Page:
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What does it mean to get blacklisted?

Email blacklisting is the compilation of domains and IP addresses that are filtered out of all incoming email.

~ GuavaBox


What does getting blacklisted really mean?

It means that your email is not going to arrive to the person's inbox because where it is coming from has been sending emails to bad email addresses.


How does this happen?

In a nutshell, an email was sent to an email address that belongs to a SPAM trap. SPAM traps own email addresses that are not active, they do not sign up for anything and should not receive any emails. If those email addresses receive emails then it triggers the SPAM trap and the IP address gets dinged. The world of SPAM is very secretive. How the SPAM traps get these email addresses is not completely clear. Some are taken from email addresses that have not been active for X amount of time (The time is unknown) and some are created by the SPAM traps. These email addresses could be a gmail, yahoo, hotmail, aol, or a company email address. The email address is supposed to look like a regular email address so they can not be excluded from sends. The goal of these SPAM traps is to find the people sending SPAM and prevent them from doing it.


Why are you getting blacklisted?

1) The email you sent to was from a purchased list - Never purchase lists. It is much better to send less emails to people who have opted-in than to send no emails at all. If you think quantity trumps quality then it's time to wake up and realize that thinking is a thing of the past. DO. NOT. BUY. EMAIL. ADDRESSES.

"it’s generally a poor practice and it may be detrimental to your deliverability rates and sender reputation"

~Mike Madden, Demand Generation Program Manager at Marketo


2) You have an old list - You have a list of people who may have opted-in in the past or a list of old clients. It is always important to make sure the list you are sending to is as fresh as possible. If the list has been sitting there for 6 months or longer and not been sent to it might be better to run a reengagement campaign and wait on the marketing/sales send.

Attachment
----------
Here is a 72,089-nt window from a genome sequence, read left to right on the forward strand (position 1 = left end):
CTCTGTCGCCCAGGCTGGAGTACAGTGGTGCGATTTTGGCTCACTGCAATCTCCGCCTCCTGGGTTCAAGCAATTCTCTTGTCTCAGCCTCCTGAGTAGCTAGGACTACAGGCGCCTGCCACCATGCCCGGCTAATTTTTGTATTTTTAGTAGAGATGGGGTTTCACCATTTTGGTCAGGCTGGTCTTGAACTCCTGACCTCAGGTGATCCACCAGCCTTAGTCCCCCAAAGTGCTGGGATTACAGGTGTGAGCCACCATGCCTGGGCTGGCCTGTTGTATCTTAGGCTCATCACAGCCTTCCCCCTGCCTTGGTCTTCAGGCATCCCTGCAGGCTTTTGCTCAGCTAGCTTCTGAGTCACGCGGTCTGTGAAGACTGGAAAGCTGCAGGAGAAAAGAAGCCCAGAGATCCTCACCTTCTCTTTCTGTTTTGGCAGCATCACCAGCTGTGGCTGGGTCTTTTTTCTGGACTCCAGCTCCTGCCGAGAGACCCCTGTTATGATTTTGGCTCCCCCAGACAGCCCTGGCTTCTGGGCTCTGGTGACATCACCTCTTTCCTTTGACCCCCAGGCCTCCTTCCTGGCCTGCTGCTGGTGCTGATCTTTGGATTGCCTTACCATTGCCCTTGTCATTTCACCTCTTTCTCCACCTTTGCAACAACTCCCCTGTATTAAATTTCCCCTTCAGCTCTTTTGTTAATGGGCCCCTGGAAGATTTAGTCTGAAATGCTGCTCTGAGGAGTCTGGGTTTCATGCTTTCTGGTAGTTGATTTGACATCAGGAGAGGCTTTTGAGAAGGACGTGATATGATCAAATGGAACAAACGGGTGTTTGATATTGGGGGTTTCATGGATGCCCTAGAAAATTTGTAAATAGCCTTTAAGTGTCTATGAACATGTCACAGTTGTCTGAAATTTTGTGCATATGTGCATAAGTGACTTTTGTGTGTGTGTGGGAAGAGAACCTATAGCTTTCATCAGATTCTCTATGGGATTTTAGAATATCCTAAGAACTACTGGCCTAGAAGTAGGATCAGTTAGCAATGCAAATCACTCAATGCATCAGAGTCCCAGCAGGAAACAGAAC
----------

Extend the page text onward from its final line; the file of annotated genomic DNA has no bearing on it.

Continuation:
3) Fake Email Addresses - Whenever someone fills out a form to get a piece of content it is important to remember that just because they enter an email address doesn't mean it is their email address. People can enter fake email addresses just to get through the gate and get the content.


Here's What You Can Do About It:

1) DO NOT PURCHASE LISTS - This seems pretty straight forward. Stop it.


2) Refresh The Database - This tactic should be done even if you don't get blacklisted. By refresh the database I mean make sure that the email addresses you are sending to are active. An active email address is an email address that is opening, clicking, or engaging in some way with your emails. This is why it is important to have a reengagement campaign. This campaign can be as simple as offering a coupon or a piece of content that would be attractive to the recipient. The goal of this email is to have the recipient engage with the email and prove they still want your emails/content. How often do you send this campaign? This all depends on what your data says. In some instances 6 months without an open or click is ideal. In other cases 12 months might be the right answer. It would be worth it to look at your data and see when the engagement drop off is happening. Once you see when it is happening set up a campaign to trigger off to those records.

"The key that holds all of this together is having identity data that’s correct, complete, and current—data that’s authoritative."

~Joe Ariganello


3) Work With Your Email Tool - This one may not apply to everyone but if you use an email service provider (ESP) or a marketing automation tool (MAT) then work with them. You are paying that company to use their tool and if an IP address that they are sending emails from is blacklisted it looks bad on them as well as you. A MAT and ESP's goal is to send successful campaigns and if their IP addresses are marked as blacklisted it will affect them negatively. Don't be afraid to reach out they will most likely help and if they don't start looking for a new one.


4) DO NOT PURCHASE LISTS - Not sure if I mentioned this yet. Stop it.


5) Send Confirmation Emails - If you have forms that are collecting email addresses then this should be part of the flow. This helps prevent people from entering fake email addresses. When someone submits a form include a thank you message on the page and let them know the content they requested will be sent to the email address entered. This will confirm the email address they gave you is real and it could possibly get a tracking cookie onto their browser (If that applies to you).


6) Always Know Where The Email Addresses Came From - This one seems simple but can be challenging. If you ever get blacklisted the first question you will be asked will be "Where did the list you sent to come from?" If you can go back and see where the email addresses came from you stand a better chance of finding the bad email address. If you can not verify where the email addresses came from (Maybe refer back to solutions #1 and #4) then you may have to send a re-opt in email to everyone on the list. This will show the SPAM trap(s) that you are trying to keep a clean database and not spamming people.